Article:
8. Your message smacks of something between the fallacy of composition and the fallacy of false alternatives. No one is saying that the government doesn’t have its place. No one argues all or nothing, as you seem to suggest. But it is generally the case that government does not and cannot, by its nature and structure, move as quickly to solve a problem as the private sector. That has no bearing on who might make a mistake. Both can and do. It is the correction of the mistake that is faster in the private sector than in the public sector, almost without exception. So it follows that the more tasks you can assign to the private sector, the better off you are…UNLESS the area of the private sector that is in play is as economically impacted as the government. Otherwise stated, if monopoly or near monopoly conditions exist in the particular part of the private sector that is assigned the task, you are likely to get no better results than if government is assigned the task. Usually this is pretty rare, though some try to make the case (The EU comes to mind) that any truly successful company (Can you say Google?) is a monopoly, or engages in monopoly practices. This was also tried in the 80’s with the government’s suit against IBM and the phone company. Both situations were not resolved (and they usually aren’t) by anti-trust lawsuits but by the advance of technology (better software, hardware) or the relief from government imposed monopoly restrictions (the advent of MCI in the long distance market)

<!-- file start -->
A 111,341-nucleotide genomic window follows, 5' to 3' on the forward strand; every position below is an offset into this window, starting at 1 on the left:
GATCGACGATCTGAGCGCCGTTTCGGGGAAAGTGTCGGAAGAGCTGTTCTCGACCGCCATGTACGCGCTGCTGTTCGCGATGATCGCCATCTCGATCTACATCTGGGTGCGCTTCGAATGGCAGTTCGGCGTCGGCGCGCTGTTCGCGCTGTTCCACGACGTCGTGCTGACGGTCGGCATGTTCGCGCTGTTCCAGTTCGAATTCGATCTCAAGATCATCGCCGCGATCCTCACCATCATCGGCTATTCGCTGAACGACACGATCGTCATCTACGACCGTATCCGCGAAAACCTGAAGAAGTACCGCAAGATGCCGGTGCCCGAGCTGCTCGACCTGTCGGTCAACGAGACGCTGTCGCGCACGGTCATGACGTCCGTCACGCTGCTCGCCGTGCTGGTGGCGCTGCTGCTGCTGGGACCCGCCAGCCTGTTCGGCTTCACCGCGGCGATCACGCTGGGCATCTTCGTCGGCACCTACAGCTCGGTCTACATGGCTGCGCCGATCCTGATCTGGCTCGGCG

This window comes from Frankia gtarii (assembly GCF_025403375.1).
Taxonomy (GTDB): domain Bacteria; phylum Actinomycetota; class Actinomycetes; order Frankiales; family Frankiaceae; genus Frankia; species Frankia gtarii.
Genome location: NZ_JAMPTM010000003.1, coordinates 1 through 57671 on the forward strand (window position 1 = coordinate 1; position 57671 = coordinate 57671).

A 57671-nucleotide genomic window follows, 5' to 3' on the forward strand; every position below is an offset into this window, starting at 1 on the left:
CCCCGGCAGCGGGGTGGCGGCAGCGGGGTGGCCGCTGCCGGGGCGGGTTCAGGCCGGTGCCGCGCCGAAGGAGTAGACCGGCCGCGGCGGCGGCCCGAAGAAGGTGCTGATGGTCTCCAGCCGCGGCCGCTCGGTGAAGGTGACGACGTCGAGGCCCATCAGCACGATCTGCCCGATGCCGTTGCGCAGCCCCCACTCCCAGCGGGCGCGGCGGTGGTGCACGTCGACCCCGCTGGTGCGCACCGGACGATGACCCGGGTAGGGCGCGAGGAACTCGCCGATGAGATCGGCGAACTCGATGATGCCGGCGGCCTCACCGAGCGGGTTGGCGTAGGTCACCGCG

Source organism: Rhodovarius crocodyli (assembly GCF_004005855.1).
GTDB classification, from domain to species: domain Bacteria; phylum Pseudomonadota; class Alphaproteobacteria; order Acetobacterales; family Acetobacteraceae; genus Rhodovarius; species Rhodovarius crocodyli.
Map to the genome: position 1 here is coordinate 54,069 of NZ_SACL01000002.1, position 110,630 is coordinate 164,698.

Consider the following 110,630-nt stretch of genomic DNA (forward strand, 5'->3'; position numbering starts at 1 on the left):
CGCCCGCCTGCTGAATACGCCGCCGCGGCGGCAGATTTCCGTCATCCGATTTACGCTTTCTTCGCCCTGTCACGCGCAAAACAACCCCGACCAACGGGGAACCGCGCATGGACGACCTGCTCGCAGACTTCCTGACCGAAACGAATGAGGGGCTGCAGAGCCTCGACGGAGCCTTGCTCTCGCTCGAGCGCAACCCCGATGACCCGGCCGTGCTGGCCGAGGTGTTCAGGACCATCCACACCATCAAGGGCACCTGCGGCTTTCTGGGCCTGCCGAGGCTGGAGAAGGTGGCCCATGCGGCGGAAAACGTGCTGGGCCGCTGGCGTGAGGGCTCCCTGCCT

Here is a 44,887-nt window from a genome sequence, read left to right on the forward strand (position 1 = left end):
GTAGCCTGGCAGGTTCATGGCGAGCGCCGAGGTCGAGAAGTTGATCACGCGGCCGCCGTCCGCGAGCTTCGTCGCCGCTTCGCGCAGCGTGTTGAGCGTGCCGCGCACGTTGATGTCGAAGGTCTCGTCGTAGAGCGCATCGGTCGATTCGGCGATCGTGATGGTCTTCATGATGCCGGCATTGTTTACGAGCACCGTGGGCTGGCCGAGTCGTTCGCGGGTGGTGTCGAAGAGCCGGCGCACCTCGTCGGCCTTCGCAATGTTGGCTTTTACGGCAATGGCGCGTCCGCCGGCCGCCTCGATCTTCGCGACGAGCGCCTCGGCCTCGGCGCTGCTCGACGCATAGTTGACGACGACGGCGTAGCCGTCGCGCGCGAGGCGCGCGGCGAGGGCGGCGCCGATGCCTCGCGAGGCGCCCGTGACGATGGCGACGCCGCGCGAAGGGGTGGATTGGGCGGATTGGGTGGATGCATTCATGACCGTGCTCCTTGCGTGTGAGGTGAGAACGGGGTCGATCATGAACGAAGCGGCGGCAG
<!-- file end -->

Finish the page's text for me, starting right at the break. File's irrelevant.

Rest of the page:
LarryG: I hate to have to repeat ordinary price and cartel theory on this blog, but you seem to always miss these basics as they apply to the government, which is an absolute monopoly. As my union friends are fond of saying across the bargaining table: You fail to miss the point.